NASA Shows First Video/Audio Reports from Mars by Perseverance Rover
The US space agency NASA on Monday released the first audio from Mars, a faint crackling recording of a gust of wind captured by the Perseverance rover.
NASA also released the first video of last week's landing of the rover, which is on a mission to search for signs of past life on the Red Planet.
A microphone did not work during the rover's descent to the surface, but it was able to capture audio once it landed on Mars.
NASA engineers played a 60-second recording.
"What you hear there 10 seconds in is an actual wind gust on the surface of Mars picked up by the microphone and sent back to us here on Earth," said Dave Gruel, lead engineer for the camera and microphone system on Perseverance.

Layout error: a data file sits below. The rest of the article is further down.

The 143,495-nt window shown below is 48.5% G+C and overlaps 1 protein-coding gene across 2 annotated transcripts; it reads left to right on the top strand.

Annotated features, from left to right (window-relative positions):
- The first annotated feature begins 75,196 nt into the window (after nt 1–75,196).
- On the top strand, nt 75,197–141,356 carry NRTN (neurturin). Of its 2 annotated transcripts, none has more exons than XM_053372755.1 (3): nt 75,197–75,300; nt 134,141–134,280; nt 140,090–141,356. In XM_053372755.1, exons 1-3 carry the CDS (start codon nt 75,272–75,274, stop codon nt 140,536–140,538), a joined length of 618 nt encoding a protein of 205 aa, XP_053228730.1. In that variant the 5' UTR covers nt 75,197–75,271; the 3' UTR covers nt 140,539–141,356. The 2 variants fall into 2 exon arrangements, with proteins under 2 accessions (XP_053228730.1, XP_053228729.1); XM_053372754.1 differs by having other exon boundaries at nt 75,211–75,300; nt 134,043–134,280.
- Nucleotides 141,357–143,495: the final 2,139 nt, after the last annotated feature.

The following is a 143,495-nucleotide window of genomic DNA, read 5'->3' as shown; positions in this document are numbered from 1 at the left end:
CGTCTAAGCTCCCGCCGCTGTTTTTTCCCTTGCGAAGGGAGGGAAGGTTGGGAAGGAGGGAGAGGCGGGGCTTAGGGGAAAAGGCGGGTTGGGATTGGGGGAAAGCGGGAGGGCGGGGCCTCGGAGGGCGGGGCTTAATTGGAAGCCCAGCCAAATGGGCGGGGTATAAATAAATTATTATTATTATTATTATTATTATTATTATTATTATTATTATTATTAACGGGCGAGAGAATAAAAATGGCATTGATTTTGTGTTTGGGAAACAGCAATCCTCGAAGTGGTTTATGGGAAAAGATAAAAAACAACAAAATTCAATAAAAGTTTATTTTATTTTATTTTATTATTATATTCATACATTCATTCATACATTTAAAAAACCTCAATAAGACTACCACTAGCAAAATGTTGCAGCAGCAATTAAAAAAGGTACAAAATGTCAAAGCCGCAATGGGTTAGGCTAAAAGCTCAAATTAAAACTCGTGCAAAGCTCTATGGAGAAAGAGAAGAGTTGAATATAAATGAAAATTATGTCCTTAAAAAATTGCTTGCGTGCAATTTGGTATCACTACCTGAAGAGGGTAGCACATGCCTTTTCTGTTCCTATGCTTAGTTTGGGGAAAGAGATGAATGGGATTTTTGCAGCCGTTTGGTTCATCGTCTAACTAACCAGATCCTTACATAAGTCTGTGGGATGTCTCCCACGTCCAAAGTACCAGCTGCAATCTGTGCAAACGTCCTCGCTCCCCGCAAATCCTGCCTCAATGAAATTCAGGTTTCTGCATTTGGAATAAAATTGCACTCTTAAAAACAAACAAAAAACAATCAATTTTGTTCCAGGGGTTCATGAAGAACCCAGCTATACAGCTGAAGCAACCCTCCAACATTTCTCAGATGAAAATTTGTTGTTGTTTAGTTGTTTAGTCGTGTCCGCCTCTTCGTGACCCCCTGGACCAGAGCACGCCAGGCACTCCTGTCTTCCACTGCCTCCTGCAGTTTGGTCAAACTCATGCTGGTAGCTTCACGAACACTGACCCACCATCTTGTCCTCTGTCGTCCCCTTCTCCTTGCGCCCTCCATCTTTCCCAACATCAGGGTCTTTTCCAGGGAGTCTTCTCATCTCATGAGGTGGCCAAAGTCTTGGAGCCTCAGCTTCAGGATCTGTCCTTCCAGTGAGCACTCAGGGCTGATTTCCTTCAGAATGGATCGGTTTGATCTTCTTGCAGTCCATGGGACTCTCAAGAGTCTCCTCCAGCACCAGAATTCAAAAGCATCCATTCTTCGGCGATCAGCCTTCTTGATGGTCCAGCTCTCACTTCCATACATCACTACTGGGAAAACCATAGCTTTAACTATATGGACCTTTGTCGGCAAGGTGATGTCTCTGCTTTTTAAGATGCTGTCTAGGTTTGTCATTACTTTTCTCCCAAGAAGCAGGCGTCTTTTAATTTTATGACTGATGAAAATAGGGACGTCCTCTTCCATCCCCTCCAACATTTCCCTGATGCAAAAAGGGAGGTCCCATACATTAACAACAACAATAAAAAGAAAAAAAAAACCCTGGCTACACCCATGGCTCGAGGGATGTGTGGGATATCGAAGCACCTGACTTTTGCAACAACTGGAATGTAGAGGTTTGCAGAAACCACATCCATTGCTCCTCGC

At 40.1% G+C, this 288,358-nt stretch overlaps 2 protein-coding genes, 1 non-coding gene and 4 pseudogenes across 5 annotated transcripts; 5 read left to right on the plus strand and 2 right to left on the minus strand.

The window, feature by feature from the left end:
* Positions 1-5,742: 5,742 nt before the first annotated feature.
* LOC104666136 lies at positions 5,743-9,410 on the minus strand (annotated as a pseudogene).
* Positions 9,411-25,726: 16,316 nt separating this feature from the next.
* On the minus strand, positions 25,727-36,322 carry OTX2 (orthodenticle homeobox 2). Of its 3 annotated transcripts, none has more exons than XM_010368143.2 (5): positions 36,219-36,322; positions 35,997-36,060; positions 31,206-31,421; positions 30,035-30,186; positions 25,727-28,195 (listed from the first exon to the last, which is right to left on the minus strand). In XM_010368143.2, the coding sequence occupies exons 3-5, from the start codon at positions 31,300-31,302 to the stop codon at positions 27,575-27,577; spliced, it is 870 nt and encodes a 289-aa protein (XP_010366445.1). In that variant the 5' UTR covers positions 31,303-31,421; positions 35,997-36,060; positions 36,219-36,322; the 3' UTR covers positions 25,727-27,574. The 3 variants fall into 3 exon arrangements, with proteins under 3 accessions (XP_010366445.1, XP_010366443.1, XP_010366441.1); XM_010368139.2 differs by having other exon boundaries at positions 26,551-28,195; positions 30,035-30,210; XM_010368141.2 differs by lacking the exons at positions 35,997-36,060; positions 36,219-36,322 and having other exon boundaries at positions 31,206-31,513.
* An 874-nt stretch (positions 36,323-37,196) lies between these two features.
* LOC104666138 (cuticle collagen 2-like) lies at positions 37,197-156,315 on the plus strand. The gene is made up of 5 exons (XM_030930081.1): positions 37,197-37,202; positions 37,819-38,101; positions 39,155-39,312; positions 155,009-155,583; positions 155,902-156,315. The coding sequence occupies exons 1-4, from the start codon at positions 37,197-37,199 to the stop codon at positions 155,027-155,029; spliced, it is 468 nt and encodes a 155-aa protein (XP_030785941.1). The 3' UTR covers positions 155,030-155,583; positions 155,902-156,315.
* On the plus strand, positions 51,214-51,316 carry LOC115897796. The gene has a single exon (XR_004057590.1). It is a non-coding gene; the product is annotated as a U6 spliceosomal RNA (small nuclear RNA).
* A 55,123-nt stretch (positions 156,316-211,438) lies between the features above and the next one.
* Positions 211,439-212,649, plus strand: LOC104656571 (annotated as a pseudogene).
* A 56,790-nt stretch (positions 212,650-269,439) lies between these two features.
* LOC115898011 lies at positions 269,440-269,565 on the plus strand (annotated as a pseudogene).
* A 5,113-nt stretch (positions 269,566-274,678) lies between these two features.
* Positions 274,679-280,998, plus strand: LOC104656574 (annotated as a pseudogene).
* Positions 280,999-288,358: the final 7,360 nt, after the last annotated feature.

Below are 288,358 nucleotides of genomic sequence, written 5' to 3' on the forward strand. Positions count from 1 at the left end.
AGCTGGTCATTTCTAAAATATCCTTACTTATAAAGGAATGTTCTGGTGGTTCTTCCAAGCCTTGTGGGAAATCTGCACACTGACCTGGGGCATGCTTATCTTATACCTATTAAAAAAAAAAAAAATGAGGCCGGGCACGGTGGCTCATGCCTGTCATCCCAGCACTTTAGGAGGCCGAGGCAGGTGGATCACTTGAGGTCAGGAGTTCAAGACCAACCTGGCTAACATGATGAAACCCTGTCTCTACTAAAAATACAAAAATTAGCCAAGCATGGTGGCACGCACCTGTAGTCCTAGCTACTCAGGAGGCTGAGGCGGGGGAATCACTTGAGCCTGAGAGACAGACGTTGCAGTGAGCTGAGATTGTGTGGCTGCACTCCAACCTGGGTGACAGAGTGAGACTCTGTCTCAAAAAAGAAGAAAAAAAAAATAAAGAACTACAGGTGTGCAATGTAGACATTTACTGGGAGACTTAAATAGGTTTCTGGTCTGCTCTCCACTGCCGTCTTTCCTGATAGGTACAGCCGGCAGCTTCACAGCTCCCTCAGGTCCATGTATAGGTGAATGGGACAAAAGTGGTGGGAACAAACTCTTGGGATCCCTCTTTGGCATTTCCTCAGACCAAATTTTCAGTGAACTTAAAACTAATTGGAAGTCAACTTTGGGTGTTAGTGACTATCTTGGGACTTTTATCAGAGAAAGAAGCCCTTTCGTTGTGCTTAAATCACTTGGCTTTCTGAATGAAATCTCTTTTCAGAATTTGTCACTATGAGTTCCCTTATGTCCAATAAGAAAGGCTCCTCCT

The high-definition video clip, lasting three minutes and 25 seconds, shows the deployment of a red-and-white parachute with a 70.5-foot-wide (21.5-meter-wide) canopy.
It shows the heat shield dropping away after protecting Perseverance during its entry into the Martian atmosphere and the rover's touchdown in a cloud of dust in the Jezero Crater just north of the Red Planet's equator.
"This is the first time we've ever been able to capture an event like the landing on Mars," said Michael Watkins, director of NASA's Jet Propulsion Laboratory, which is managing the mission.
"These are really amazing videos," Watkins said. "We binge-watched them all weekend."
Thomas Zurbuchen, NASA's associate administrator for science, said the video of Perseverance's descent is "the closest you can get to landing on Mars without putting on a pressure suit."
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